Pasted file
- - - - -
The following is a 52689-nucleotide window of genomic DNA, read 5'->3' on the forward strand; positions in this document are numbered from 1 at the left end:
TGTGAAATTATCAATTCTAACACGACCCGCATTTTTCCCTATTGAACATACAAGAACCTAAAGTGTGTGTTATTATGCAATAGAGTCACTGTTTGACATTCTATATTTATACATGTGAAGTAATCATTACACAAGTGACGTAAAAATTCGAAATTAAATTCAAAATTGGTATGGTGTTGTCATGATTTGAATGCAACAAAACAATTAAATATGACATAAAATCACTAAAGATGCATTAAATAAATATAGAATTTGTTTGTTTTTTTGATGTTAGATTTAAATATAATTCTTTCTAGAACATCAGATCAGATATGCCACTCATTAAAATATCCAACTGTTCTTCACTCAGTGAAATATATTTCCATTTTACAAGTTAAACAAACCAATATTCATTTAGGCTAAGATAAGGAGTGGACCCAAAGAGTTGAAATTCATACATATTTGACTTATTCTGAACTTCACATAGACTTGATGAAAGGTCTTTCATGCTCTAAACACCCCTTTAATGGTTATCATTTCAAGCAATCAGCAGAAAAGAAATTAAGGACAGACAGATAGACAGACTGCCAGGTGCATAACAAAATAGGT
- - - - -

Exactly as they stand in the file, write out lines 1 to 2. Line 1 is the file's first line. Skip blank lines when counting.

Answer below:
The following is a 52689-nucleotide window of genomic DNA, read 5'->3' on the forward strand; positions in this document are numbered from 1 at the left end:
TGTGAAATTATCAATTCTAACACGACCCGCATTTTTCCCTATTGAACATACAAGAACCTAAAGTGTGTGTTATTATGCAATAGAGTCACTGTTTGACATTCTATATTTATACATGTGAAGTAATCATTACACAAGTGACGTAAAAATTCGAAATTAAATTCAAAATTGGTATGGTGTTGTCATGATTTGAATGCAACAAAACAATTAAATATGACATAAAATCACTAAAGATGCATTAAATAAATATAGAATTTGTTTGTTTTTTTGATGTTAGATTTAAATATAATTCTTTCTAGAACATCAGATCAGATATGCCACTCATTAAAATATCCAACTGTTCTTCACTCAGTGAAATATATTTCCATTTTACAAGTTAAACAAACCAATATTCATTTAGGCTAAGATAAGGAGTGGACCCAAAGAGTTGAAATTCATACATATTTGACTTATTCTGAACTTCACATAGACTTGATGAAAGGTCTTTCATGCTCTAAACACCCCTTTAATGGTTATCATTTCAAGCAATCAGCAGAAAAGAAATTAAGGACAGACAGATAGACAGACTGCCAGGTGCATAACAAAATAGGT